Japanese Art

Japanese Art in Chains: Attitudes on Exotic, Foreign Cultures During the Sakoku Era

By Sotheby's
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Art created in Japan during its period of deliberate isolation and its depictions of the external world offer unique insight on perception of foreign cultures and exotic rarities. Nanban art and other export lacquer ware also show the various influences and artistic inheritances that managed to make their way into Japanese culture.

A pair of elephants, trunks upraised and painted in kaleidoscopic colours, appear as fantastic beasts. Elephants were known to the Japanese through representations in Buddhist art, but the live creatures were only seen in the country for the first time in 1408 and then in 1575, when a ship arrived from Ming (China) carrying live exotic rarities to a port in eastern Kyushu. Although the animals would have been no different from the greyish-brown elephants we know today, their arrivals have made such an impression that only vivid colours could convey that wonder. From stories, images or sculptures, artists would record these encounters and they would subsequently be passed down through local folk memory for hundreds of years, until finally the elephants would appear as these gorgeous multi-coloured animals.

During the 17th to 19th centuries, Japan had carried out a foreign policy of Sakoku (literally “chained country”), which sought near complete isolation through tight restrictions on foreign trade and prohibiting Japanese subjects to leave the country on penalty of death. The primary purpose of the policy was to prevent external religious and colonial influences from gaining any foothold into the country. Starting in 1639 and extending for more than 200 years, Japan had maintained a policy of national seclusion.

Before the enactment of Sakoku, Japan had traded actively with foreign countries – mainly the Dutch, Portugal and Ming dynasty China. It was through trade that that Japanese first visualised the world on a map. And rulers showed strong interest in people, culture and exotic rarities from overseas. It was written that the first Shogun Ieyasu Tokugawa liked to discuss the state of foreign affairs before a screen showing a map of the world, according to Sunpuki, a record of the Shogun’s post-retirement period. It is interesting to note this expansive view of the world held by the founder of the Edo period, especially as it would be his son who would impose the prohibitions that would narrow the foreign scope of the Japan. In the collection of Imperial Household, a map of the early 17th century world features small panels depicting foreign people and cultures. Similar ethnological images were reproduced continuously throughout the Edo period (1603 – 1867), which demonstrate the strong curiosity and aspiration toward foreign countries.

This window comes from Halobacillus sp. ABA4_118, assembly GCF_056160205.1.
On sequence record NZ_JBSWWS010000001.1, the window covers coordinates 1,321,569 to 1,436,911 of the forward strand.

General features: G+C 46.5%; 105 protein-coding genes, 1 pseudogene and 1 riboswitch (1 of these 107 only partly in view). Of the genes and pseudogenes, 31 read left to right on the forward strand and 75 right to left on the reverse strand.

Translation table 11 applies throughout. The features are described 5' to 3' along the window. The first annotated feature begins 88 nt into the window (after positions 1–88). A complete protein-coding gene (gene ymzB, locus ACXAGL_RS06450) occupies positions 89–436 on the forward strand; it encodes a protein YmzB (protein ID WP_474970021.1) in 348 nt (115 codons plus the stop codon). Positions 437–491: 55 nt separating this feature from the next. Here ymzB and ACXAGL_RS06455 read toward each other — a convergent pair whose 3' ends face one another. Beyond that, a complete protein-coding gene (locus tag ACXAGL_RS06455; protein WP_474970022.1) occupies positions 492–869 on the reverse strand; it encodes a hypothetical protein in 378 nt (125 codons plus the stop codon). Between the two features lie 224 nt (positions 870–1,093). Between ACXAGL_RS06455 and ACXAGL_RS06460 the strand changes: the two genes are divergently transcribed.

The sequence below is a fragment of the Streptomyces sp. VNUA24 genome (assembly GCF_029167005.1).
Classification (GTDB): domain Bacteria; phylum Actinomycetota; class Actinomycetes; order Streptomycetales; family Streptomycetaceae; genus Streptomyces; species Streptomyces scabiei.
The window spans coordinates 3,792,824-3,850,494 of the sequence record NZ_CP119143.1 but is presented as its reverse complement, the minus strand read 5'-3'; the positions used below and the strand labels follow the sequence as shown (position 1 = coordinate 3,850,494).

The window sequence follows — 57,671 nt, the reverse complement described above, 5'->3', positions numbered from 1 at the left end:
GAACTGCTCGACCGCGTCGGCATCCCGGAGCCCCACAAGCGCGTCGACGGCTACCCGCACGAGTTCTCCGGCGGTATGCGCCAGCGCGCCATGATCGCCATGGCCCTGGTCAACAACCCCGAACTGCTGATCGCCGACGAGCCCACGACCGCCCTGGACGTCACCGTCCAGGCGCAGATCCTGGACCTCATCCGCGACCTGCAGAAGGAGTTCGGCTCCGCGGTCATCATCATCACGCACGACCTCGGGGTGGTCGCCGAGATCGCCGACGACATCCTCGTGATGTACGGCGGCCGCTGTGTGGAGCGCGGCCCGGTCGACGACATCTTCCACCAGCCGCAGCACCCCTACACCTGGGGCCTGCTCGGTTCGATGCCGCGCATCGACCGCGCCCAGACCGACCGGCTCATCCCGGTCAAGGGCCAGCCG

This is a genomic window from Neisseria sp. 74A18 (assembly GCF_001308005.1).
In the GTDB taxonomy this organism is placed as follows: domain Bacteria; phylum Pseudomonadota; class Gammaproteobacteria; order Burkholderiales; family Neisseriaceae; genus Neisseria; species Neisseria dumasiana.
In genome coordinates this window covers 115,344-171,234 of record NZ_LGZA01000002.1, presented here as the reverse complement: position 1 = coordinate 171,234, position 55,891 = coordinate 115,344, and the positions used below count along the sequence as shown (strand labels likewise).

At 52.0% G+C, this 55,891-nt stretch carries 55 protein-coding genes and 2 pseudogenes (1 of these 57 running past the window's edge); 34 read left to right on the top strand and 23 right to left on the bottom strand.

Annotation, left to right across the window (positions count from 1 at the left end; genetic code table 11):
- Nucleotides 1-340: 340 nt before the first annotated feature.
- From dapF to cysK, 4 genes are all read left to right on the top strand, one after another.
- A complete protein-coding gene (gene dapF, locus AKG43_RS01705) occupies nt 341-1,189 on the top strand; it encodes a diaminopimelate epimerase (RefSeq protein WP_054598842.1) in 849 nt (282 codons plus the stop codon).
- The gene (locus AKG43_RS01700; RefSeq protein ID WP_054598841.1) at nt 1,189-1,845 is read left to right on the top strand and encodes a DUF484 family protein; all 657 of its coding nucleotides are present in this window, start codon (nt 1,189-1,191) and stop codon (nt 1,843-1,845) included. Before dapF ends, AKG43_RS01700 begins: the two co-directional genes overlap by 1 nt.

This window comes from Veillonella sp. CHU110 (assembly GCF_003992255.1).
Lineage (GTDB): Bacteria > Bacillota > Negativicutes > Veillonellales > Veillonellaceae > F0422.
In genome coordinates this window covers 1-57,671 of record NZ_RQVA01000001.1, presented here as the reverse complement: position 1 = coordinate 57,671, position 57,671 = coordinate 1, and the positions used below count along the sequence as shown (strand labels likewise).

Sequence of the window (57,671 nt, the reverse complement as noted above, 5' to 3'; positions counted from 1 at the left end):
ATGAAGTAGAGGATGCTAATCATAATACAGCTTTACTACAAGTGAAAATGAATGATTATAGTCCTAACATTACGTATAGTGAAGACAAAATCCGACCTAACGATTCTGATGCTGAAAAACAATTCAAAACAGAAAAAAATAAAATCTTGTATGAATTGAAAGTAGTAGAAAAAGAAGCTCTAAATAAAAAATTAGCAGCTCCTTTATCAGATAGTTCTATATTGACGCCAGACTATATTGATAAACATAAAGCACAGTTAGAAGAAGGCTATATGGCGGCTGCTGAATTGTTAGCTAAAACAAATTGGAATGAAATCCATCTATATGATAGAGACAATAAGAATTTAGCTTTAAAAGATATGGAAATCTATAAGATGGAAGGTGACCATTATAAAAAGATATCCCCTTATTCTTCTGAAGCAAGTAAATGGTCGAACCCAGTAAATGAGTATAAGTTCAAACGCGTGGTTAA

There was also growing appetite in the West for Japanese exports, especially the lacquer ware brought back by Jesuits and the Dutch East India Company (VOC). To furnish Christian churches and also for export, Japanese lacquer workers produced decorative chests, coffers, boxes and other furniture, as well as ceremonial religious objects. Due to the surge in foreign demand, many such works were commissioned by Portuguese Jesuits including the nanban shokendai lectern (shown above) decorated with IHS emblem of the Society of Jesus. The shape and construction of these Japanese lecterns are likely derived from Goanese carved wood originals, while evidence also suggests that the form is based on Islamic design. To get a sense of the typical style for the export market, the lacquer chest (also shown above) offers a beautiful example with its lavishly decorated gold and mother-of pearl design, bordered by hanabishi and cut mother-of-pearl with finely engraved copper gilt fittings.

Owing to the monopoly of trade by VOC in the 17th century, taste in lacquer style would shift, as the nanban style fell out of favor and moved toward more pictorial elements, depicting realistic landscape scenes. This type of export lacquer may have been better suited the tastes of wealthy Dutch burghers of 17th century Amsterdam. This style of cabinet became extremely popular among European aristocrats.

The developments in painting also progressed with imported techniques, such as perspective seen mainly from Dutch prints. However owing to the lack of open exchange between Japanese and foreign artists, Japanese-Western style of painting was often mere superficial copy of Western art. Kawahara Keiga (1786 – 1860?) was one of the only artist at that time who realized the assimilation of Western and Japanese styles in painting. He worked for the Dutch doctor Philipp Franz von Siebold in Dejima, an artificial island to accommodate foreign traders.

The Sakoku period ended abruptly in 1859, triggered by the unexpected steamship arrival of U.S. Commodore Matthew C. Perry, whose expedition forced Japan to enter into trade and diplomatic relations with the West, and as a result the port of Yokohama was opened. What an astonishment it must have been for the Japanese, when a large majority of them had only known Americans from depictions dating back to the early 17th century.

Despite the more than 200 years of “chained” isolation, Japan still managed to keep connections to foreign countries throughout the Edo period. This kind of controlled exchange created an environment in which artists were able to access an unusual combination of Western influence and Japanese art.

Sotheby’s Japanese Art sale in London on 5 November presents the rare works of art featured in this story, as well as a fine selection of other nanban art and export lacquer works from important private collections.

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